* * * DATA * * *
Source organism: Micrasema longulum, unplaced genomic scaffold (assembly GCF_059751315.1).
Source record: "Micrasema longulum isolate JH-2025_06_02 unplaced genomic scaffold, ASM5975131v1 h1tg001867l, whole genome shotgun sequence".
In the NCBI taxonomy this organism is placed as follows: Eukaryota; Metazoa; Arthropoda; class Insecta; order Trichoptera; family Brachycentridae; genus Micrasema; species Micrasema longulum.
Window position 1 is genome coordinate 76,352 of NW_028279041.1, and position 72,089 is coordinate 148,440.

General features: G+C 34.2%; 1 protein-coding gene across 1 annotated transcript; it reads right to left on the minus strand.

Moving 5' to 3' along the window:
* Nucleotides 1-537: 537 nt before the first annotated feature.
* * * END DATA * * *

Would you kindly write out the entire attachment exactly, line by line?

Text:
Source organism: Micrasema longulum, unplaced genomic scaffold (assembly GCF_059751315.1).
Source record: "Micrasema longulum isolate JH-2025_06_02 unplaced genomic scaffold, ASM5975131v1 h1tg001867l, whole genome shotgun sequence".
In the NCBI taxonomy this organism is placed as follows: Eukaryota; Metazoa; Arthropoda; class Insecta; order Trichoptera; family Brachycentridae; genus Micrasema; species Micrasema longulum.
Window position 1 is genome coordinate 76,352 of NW_028279041.1, and position 72,089 is coordinate 148,440.

General features: G+C 34.2%; 1 protein-coding gene across 1 annotated transcript; it reads right to left on the minus strand.

Moving 5' to 3' along the window:
* Nucleotides 1-537: 537 nt before the first annotated feature.